Sharan, the only reason I’ve been reading your stuff is coz I believe there’s a serious disconnect between you and Indian cinema. You really think the local Indian audience will watch SRK or Hrithik in movies like Up in The Air or Jane Eyre for example. They want Box Office gross and not critical praise. I feel that you need to readjust rating Indian films. On your blog, Indian films are booed while Hollywood is like held high. What is the point in saying stuff like “this film had a concept but failed to materialize.” in the review of Muran. If the film had been the same, no one would have watched it. Indian audience needs constant entertainment. You need to understand that. I’m a filmgoer for the past 15 years. I know that Indian cinema has tried to become Hollywood and has failed big time.

    On Dirty Picture, ak47 is bang on about Vidya not being a suitable candidate for the role. Ishqiya was different. Her femme fatale-like role was good. This one, not so. But, who else do you think can play the role?

  3. Sharan December 8, 2011 / 07:23

    DPKA: “serious disconnect?” The serious disconnect is Indian Cinema and today’s audience. The Next Gen. prefers 90-100 minute films that make it easy for them to enjoy a film. A film enjoyed in parts isn’t a good film overall. I don’t know who would fit the role of Reshma in the film. If you ask me, I’d say Sush Sen cos she’s got that appeal. And yes, it gets frustrating when a movie begins really well and then hangs up on that and becomes a bland commercial entertainer.

  4. Dark Knight December 9, 2011 / 06:27

    Good review Sharan. I notice that you’ve left your sarcasm for Kollywood alone.

  5. Sharan December 9, 2011 / 06:31

    Dark Knight: I’m sarcastic towards a bad movie because I wasted time and money on it. Kollywood? I refer to it as Tamil film Industry.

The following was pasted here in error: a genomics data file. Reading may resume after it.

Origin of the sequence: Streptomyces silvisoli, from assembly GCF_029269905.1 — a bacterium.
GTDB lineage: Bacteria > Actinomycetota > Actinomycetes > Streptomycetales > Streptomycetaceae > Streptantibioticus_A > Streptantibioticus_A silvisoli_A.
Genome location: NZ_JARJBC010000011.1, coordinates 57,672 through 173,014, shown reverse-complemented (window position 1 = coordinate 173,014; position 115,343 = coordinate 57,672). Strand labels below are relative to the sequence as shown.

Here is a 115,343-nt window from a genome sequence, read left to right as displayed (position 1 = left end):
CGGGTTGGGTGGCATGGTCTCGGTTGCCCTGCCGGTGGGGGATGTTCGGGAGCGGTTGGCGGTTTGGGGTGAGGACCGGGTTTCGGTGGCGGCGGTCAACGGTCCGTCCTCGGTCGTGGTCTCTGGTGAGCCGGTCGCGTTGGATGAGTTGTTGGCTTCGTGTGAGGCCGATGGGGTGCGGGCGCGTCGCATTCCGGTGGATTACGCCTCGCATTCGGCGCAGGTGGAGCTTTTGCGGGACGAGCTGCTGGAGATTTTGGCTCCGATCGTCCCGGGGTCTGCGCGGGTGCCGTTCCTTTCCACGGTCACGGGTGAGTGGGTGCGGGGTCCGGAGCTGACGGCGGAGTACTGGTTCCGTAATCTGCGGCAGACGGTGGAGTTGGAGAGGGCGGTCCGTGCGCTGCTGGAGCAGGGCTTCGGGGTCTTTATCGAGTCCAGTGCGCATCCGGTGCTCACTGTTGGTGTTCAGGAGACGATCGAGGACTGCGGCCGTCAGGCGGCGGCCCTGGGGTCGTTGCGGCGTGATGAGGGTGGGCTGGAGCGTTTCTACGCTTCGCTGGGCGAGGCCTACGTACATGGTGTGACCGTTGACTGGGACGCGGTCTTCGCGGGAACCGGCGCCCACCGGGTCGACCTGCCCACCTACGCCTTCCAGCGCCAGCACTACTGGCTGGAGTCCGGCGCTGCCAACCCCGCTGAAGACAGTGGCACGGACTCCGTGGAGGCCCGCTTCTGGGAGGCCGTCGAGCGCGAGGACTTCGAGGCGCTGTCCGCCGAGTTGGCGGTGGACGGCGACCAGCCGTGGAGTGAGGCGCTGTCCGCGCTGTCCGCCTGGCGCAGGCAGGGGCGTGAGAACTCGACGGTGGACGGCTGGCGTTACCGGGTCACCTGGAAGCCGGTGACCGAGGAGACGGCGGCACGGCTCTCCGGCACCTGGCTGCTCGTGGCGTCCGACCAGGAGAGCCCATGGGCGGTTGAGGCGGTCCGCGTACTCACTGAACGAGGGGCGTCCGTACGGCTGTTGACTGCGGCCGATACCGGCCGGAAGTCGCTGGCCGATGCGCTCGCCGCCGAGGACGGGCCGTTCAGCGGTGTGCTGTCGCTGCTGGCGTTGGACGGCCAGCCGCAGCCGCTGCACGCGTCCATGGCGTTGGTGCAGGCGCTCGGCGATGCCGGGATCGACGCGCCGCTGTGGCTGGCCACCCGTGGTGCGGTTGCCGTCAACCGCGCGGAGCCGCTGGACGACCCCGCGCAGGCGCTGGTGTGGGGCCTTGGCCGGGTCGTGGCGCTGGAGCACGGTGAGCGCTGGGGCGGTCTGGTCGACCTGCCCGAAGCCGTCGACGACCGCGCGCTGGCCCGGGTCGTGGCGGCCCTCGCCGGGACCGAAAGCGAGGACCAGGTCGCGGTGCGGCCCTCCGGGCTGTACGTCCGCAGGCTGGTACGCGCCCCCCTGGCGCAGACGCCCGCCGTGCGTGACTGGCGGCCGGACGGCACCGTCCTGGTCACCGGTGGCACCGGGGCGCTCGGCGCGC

6. Mohammed Noushad (@nidsutd) December 16, 2011 / 21:03

    Can Vidya Balan act?….Was that meant to be sarcastic?… If it is,It didn’t come across as such…Anyways i get your point of Vidya not being right for the role as she lacks sex appeal . But the character she is portraying (Silk) was known for her thunder thighs and that made her famous and importantly that is what the audience , The “then generation” got high on . Maybe Vidya portraying thunder thighs doesn’t arouse us because we (Our generation) have moved on to size Zero . My point is Vidya’s Portrayal of the character was spot on even though that very portrayal doesn’t titillate us as intended ,Given her portrayal is a sex siren of the 80’s. Besides , apart from Vidya no one in Hindi film industry could have pulled it off . Definitely not Sushmita Sen , She couldn’t act to save her life in her hey days itself. IMHO Priyamani could have pulled it off with as much aplomb as Vidya and maybe Meera Jasmine to an extent .
    I thought Emraan Hashmi was brilliant in his role , And Tushaar sucked big time , And it was great fun watching Naseeruddin Shah as Surya Kant . The movie was a big let down . Credit to Ekta kapoor for a making a movie like this though .